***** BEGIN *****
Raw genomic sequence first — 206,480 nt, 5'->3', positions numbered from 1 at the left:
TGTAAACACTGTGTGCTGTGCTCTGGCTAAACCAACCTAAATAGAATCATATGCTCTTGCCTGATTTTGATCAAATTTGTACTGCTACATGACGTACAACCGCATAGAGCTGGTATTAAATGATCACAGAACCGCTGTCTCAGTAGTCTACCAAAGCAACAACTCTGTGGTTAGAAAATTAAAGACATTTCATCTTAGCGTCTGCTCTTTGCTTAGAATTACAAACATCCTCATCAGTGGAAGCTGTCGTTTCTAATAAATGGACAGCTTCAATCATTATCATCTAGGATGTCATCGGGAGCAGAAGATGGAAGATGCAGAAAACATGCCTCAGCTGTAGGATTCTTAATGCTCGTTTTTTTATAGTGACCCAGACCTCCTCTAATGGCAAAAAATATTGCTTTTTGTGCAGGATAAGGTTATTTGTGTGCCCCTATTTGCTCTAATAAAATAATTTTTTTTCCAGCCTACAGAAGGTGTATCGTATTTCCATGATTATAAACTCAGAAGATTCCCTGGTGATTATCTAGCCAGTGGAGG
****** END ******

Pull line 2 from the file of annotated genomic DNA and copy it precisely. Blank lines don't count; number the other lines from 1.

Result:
TGTAAACACTGTGTGCTGTGCTCTGGCTAAACCAACCTAAATAGAATCATATGCTCTTGCCTGATTTTGATCAAATTTGTACTGCTACATGACGTACAACCGCATAGAGCTGGTATTAAATGATCACAGAACCGCTGTCTCAGTAGTCTACCAAAGCAACAACTCTGTGGTTAGAAAATTAAAGACATTTCATCTTAGCGTCTGCTCTTTGCTTAGAATTACAAACATCCTCATCAGTGGAAGCTGTCGTTTCTAATAAATGGACAGCTTCAATCATTATCATCTAGGATGTCATCGGGAGCAGAAGATGGAAGATGCAGAAAACATGCCTCAGCTGTAGGATTCTTAATGCTCGTTTTTTTATAGTGACCCAGACCTCCTCTAATGGCAAAAAATATTGCTTTTTGTGCAGGATAAGGTTATTTGTGTGCCCCTATTTGCTCTAATAAAATAATTTTTTTTCCAGCCTACAGAAGGTGTATCGTATTTCCATGATTATAAACTCAGAAGATTCCCTGGTGATTATCTAGCCAGTGGAGG